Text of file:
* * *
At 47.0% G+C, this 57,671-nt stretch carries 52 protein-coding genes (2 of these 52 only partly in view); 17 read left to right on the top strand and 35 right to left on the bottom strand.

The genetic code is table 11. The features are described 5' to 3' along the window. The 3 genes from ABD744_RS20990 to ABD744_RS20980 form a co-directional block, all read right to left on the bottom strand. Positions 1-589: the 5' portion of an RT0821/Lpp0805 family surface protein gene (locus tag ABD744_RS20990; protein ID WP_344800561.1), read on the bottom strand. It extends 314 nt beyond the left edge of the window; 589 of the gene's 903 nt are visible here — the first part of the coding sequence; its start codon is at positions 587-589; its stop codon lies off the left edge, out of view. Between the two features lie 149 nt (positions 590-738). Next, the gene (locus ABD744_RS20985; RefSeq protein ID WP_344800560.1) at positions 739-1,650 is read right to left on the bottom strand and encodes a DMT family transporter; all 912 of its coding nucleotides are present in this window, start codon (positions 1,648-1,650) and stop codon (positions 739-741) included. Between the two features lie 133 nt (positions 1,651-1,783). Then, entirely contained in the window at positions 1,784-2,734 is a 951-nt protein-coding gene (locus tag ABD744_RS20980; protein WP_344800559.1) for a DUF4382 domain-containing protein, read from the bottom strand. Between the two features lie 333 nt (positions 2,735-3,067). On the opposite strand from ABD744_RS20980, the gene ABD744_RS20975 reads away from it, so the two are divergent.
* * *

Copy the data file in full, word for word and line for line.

At 47.0% G+C, this 57,671-nt stretch carries 52 protein-coding genes (2 of these 52 only partly in view); 17 read left to right on the top strand and 35 right to left on the bottom strand.

The genetic code is table 11. The features are described 5' to 3' along the window. The 3 genes from ABD744_RS20990 to ABD744_RS20980 form a co-directional block, all read right to left on the bottom strand. Positions 1-589: the 5' portion of an RT0821/Lpp0805 family surface protein gene (locus tag ABD744_RS20990; protein ID WP_344800561.1), read on the bottom strand. It extends 314 nt beyond the left edge of the window; 589 of the gene's 903 nt are visible here — the first part of the coding sequence; its start codon is at positions 587-589; its stop codon lies off the left edge, out of view. Between the two features lie 149 nt (positions 590-738). Next, the gene (locus ABD744_RS20985; RefSeq protein ID WP_344800560.1) at positions 739-1,650 is read right to left on the bottom strand and encodes a DMT family transporter; all 912 of its coding nucleotides are present in this window, start codon (positions 1,648-1,650) and stop codon (positions 739-741) included. Between the two features lie 133 nt (positions 1,651-1,783). Then, entirely contained in the window at positions 1,784-2,734 is a 951-nt protein-coding gene (locus tag ABD744_RS20980; protein WP_344800559.1) for a DUF4382 domain-containing protein, read from the bottom strand. Between the two features lie 333 nt (positions 2,735-3,067). On the opposite strand from ABD744_RS20980, the gene ABD744_RS20975 reads away from it, so the two are divergent.